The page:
Friday, Sept. 29, 2017 | 8:18 a.m.
A meeting punctuated by emotional speakers and pleading students from a closing school led the Clark County School Board to postpone making some cuts proposed to bridge a multimillion-dollar budget shortfall.
Board members voted unanimously Thursday night to cut three administrative positions and 27 other unfilled positions. They accepted most of the proposed cuts and held off on a handful of other options, including a reduction in support staff positions.
Superintendent Pat Skorkowsky reminded board members that postponing cuts now would mean more later, as the School District continues to incur costs. He said he would be willing to take furlough days and that he would ask his staff to do the same.
The district needs to cut up to $80 million for the year to realize $50 million to $60 million in savings. Arbitration losses for the district are among factors that led to the shortfall. Board members approved more than $43 million in cuts on Aug. 24, and less than $14 million on Sept. 14. Board members set aside some of up to $4.1 million in cuts on Thursday night.
A few speakers Thursday night were frustrated that most of the cuts were hitting support staff and special education. One student, who said he is autistic, asked board members to keep special education services intact, and others noted that top administrators were making six figures while support staff were hit hard with cuts.
Some board members questioned whether the district was in compliance with federal requirements for disability services, and Skorkowski said it was.
The board’s vote also directed staff members to pursue up to two furlough days with unions but specified that the focus should be top-down, starting with administrators. The board is expected to receive an update on those talks at its Oct. 3 meeting.
Board members had previously agreed to cut the $2.5 million Burk Day Program, which has 89 full-time students at a cost of about $28,000 per student.
District spokeswoman Melinda Malone said the district would work on individual transition plans with each student in the program, which ends in mid-October.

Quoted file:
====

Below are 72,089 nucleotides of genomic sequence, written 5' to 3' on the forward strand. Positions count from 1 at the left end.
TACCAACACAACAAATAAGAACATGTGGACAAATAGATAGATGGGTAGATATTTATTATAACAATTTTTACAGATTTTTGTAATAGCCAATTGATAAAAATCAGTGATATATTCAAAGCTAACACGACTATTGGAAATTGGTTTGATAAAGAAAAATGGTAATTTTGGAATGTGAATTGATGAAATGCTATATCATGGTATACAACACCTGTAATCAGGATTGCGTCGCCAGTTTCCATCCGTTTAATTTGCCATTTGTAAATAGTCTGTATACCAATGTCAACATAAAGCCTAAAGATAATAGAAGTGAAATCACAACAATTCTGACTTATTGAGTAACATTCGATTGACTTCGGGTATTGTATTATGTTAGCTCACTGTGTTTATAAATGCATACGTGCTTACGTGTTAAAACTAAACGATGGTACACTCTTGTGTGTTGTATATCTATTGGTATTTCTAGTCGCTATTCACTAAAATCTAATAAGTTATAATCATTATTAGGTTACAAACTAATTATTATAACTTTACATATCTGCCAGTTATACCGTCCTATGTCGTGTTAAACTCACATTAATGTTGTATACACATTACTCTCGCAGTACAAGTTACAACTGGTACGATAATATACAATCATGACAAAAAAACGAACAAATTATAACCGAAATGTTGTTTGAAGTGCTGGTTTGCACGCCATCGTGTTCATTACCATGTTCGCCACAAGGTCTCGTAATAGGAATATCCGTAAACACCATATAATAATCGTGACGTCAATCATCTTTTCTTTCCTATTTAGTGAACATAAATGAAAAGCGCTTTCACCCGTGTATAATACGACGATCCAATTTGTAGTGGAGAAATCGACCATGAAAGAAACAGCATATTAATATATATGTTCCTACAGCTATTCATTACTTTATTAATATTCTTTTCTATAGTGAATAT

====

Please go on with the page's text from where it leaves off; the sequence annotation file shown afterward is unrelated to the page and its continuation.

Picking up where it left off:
Students were in the audience at the meeting, and some who spoke asked board members to keep Burk open until at least the end of the school year. One high school senior said the damage was done and that the district should consider cutting salaries of higher-ups.
Board member Linda Young said that while she initially agreed to the cuts, she now wants to revisit the issue. To reconsider a vote, a member on the prevailing side would need to make a motion on a future agenda.
Young also mentioned the possibility of asking the Legislature for a special session. One speaker said the Washoe County School District, which also faces a multimillion-dollar shortfall, should join Clark County and ask Gov. Brian Sandoval for the state’s help.
Board members also discussed the possibility of further auditing the district. Many speakers said an audit and more transparency were needed, citing a lack of trust.
Chief Financial Officer Jason Goudie said that depending on the scope, an outside audit in addition to the annual analysis that’s already being done could cost millions of dollars.
Glenn Christenson, Community Implementation Council chair and member of a recently-created district budget task force, said in a written statement the he recommended a comprehensive financial evaluation. The review would look at categories such as internal controls, which include who can authorize certain payments.
EideBailly is the firm that conducts the annual audit at a cost of $155,800 for the district. The district also pays the firm $26,400 for an annual Nevada PBS audit.
Most agreed that a forensic audit was not necessary, as it usually deals with criminal behavior and would be much more expensive than looking specifically at internal controls, for example.
Board member Lola Brooks said she spoke with forensic auditors and learned that these types of analyses can cost between $3 million and $5 million. She said that, after coding the Facebook and Twitter comments from the public and analyzing the data, most of what people want to know won’t be found in a forensic audit, such as improving future budget projections.
One major complaint is that the district is top heavy, Brooks said, and that administrative cuts would save money. She said officials should look at how many administrators there are and what they do. She also pointed to a common recommendation in forensic audits: a whistleblower hotline and system for processing tips.
The board took no action on the discussion-only item at the meeting and did not say when they wanted to revisit the issue. Trustees meet again Oct. 3.